Simon Fradin1, Kerstin Hein1, and Helmut Kewes1 1Cevec Pharmaceuticals GmbH, Cologne, Germany Robert Glaser2, Ulrike Rasche2, and Ma Sha3 2Eppendorf Bioprocess Center Juelich, Germany; 3Eppendorf Inc., Enfield, CT, USA
Bioprocess development is usually carried out at small working volumes. This helps saving time and resources, because at small scale several experiments can be conducted in parallel, costs for media are kept low, and not much lab space is required to operate small-scale bioreactors. But in the course of biopharmaceutical development more material is needed for characterization, trial runs, and finally for commercialization. To maintain product yield and product quality while scaling up, bioprocess engineers usually aim to keep one or more process parameters constant across scales.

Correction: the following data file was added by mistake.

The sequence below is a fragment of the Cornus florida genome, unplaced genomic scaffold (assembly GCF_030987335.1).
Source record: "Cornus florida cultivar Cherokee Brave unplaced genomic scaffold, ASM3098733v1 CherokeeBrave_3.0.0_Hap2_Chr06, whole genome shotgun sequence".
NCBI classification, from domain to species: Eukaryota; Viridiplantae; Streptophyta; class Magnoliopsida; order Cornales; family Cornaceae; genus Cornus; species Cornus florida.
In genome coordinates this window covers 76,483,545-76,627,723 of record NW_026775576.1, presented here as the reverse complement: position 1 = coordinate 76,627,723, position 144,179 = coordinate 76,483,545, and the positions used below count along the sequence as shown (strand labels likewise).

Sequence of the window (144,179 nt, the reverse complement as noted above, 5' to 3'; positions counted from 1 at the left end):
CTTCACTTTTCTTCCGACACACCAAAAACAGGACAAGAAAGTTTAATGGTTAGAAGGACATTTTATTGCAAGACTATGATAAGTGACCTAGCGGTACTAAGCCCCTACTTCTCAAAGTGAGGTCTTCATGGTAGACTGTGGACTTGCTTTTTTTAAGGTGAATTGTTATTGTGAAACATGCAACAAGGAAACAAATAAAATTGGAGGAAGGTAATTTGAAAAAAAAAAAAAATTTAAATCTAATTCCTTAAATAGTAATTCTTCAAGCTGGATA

Stirred-tank bioreactors with similar vessel geometries and capabilities across scales simplify scale-up, as they allow keeping critical parameters constant. Parameters to describe the vessel geometry include impeller diameter, vessel diameter, liquid height and ratios thereof. Key engineering parameters related to scale-up include the tip speed, mixing time, volumetric mass transfer coefficient (kLa), and the power input/volume ratio (P/V). It depends on the process, which of these parameters is most important. Cevec Pharmaceuticals uses a unique human cell–based expression system (CAP Technology) in two product portfolios. One is the glyco-optimized CAP Go® cell line for tailor-made production of N- or O-glycosylated proteins, the other is the CAP GT cell platform for stable and transient industrial-scale production of recombinant adeno-associated viruses (rAAV), lentiviral, and adenoviral gene therapy vectors. In this study, researchers at Cevec aimed at scalingup a rAAV transient production process using CAP GT cells. When scaling up, they maintained constant P/V between vessels, which is one of the most prevalent strategies for scale-up.